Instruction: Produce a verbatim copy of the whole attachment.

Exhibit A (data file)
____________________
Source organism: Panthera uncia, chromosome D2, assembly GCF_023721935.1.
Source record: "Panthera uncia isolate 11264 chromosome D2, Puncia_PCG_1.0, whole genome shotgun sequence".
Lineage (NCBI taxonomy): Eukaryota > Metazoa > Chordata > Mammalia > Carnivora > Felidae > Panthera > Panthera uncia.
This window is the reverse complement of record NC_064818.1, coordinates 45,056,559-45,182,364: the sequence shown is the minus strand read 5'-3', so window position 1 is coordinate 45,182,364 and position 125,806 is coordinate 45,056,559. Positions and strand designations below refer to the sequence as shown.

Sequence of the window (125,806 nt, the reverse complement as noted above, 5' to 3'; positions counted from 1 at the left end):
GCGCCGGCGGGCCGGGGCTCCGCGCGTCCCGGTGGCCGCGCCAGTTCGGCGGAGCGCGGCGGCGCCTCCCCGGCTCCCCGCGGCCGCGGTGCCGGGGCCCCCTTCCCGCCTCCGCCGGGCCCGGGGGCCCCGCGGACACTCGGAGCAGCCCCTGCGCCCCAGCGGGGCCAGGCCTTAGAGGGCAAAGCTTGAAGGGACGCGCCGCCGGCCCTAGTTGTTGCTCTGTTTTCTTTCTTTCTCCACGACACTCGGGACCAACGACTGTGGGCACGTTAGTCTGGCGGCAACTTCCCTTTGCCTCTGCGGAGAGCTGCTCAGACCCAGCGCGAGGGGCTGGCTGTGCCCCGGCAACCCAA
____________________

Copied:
Source organism: Panthera uncia, chromosome D2, assembly GCF_023721935.1.
Source record: "Panthera uncia isolate 11264 chromosome D2, Puncia_PCG_1.0, whole genome shotgun sequence".
Lineage (NCBI taxonomy): Eukaryota > Metazoa > Chordata > Mammalia > Carnivora > Felidae > Panthera > Panthera uncia.
This window is the reverse complement of record NC_064818.1, coordinates 45,056,559-45,182,364: the sequence shown is the minus strand read 5'-3', so window position 1 is coordinate 45,182,364 and position 125,806 is coordinate 45,056,559. Positions and strand designations below refer to the sequence as shown.

Sequence of the window (125,806 nt, the reverse complement as noted above, 5' to 3'; positions counted from 1 at the left end):
GCGCCGGCGGGCCGGGGCTCCGCGCGTCCCGGTGGCCGCGCCAGTTCGGCGGAGCGCGGCGGCGCCTCCCCGGCTCCCCGCGGCCGCGGTGCCGGGGCCCCCTTCCCGCCTCCGCCGGGCCCGGGGGCCCCGCGGACACTCGGAGCAGCCCCTGCGCCCCAGCGGGGCCAGGCCTTAGAGGGCAAAGCTTGAAGGGACGCGCCGCCGGCCCTAGTTGTTGCTCTGTTTTCTTTCTTTCTCCACGACACTCGGGACCAACGACTGTGGGCACGTTAGTCTGGCGGCAACTTCCCTTTGCCTCTGCGGAGAGCTGCTCAGACCCAGCGCGAGGGGCTGGCTGTGCCCCGGCAACCCAA